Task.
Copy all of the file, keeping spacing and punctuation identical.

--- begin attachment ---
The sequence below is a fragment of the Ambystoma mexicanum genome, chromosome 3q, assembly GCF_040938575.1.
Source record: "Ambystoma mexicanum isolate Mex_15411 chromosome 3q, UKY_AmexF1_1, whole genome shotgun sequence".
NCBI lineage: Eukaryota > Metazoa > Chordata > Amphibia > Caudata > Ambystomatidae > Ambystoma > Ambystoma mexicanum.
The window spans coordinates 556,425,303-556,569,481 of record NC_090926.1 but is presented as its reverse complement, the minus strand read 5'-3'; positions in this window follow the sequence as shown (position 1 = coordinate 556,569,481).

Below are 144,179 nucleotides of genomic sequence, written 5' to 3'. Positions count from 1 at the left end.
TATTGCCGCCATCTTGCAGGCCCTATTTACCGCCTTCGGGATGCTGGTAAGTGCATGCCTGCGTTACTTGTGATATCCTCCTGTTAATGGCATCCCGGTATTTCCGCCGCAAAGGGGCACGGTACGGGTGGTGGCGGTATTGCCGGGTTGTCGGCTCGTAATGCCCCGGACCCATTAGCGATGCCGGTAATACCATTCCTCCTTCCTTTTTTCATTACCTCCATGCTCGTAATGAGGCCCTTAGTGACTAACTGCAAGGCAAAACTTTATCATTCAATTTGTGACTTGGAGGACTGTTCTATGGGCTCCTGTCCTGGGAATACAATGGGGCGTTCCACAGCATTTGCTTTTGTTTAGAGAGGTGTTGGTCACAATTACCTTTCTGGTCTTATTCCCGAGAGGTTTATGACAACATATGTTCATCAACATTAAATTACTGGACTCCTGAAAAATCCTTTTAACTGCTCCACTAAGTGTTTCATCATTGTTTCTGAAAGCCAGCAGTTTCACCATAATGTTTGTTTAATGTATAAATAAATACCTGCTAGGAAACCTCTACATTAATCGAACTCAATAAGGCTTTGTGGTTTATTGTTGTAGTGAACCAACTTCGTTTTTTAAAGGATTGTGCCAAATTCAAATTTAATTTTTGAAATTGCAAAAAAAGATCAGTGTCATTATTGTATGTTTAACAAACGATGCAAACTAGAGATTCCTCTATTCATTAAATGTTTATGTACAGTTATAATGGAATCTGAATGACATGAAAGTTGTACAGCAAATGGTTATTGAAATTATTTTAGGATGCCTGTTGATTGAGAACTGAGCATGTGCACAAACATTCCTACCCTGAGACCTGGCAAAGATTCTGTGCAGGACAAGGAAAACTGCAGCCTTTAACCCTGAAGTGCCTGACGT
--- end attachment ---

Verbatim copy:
The sequence below is a fragment of the Ambystoma mexicanum genome, chromosome 3q, assembly GCF_040938575.1.
Source record: "Ambystoma mexicanum isolate Mex_15411 chromosome 3q, UKY_AmexF1_1, whole genome shotgun sequence".
NCBI lineage: Eukaryota > Metazoa > Chordata > Amphibia > Caudata > Ambystomatidae > Ambystoma > Ambystoma mexicanum.
The window spans coordinates 556,425,303-556,569,481 of record NC_090926.1 but is presented as its reverse complement, the minus strand read 5'-3'; positions in this window follow the sequence as shown (position 1 = coordinate 556,569,481).

Below are 144,179 nucleotides of genomic sequence, written 5' to 3'. Positions count from 1 at the left end.
TATTGCCGCCATCTTGCAGGCCCTATTTACCGCCTTCGGGATGCTGGTAAGTGCATGCCTGCGTTACTTGTGATATCCTCCTGTTAATGGCATCCCGGTATTTCCGCCGCAAAGGGGCACGGTACGGGTGGTGGCGGTATTGCCGGGTTGTCGGCTCGTAATGCCCCGGACCCATTAGCGATGCCGGTAATACCATTCCTCCTTCCTTTTTTCATTACCTCCATGCTCGTAATGAGGCCCTTAGTGACTAACTGCAAGGCAAAACTTTATCATTCAATTTGTGACTTGGAGGACTGTTCTATGGGCTCCTGTCCTGGGAATACAATGGGGCGTTCCACAGCATTTGCTTTTGTTTAGAGAGGTGTTGGTCACAATTACCTTTCTGGTCTTATTCCCGAGAGGTTTATGACAACATATGTTCATCAACATTAAATTACTGGACTCCTGAAAAATCCTTTTAACTGCTCCACTAAGTGTTTCATCATTGTTTCTGAAAGCCAGCAGTTTCACCATAATGTTTGTTTAATGTATAAATAAATACCTGCTAGGAAACCTCTACATTAATCGAACTCAATAAGGCTTTGTGGTTTATTGTTGTAGTGAACCAACTTCGTTTTTTAAAGGATTGTGCCAAATTCAAATTTAATTTTTGAAATTGCAAAAAAAGATCAGTGTCATTATTGTATGTTTAACAAACGATGCAAACTAGAGATTCCTCTATTCATTAAATGTTTATGTACAGTTATAATGGAATCTGAATGACATGAAAGTTGTACAGCAAATGGTTATTGAAATTATTTTAGGATGCCTGTTGATTGAGAACTGAGCATGTGCACAAACATTCCTACCCTGAGACCTGGCAAAGATTCTGTGCAGGACAAGGAAAACTGCAGCCTTTAACCCTGAAGTGCCTGACGT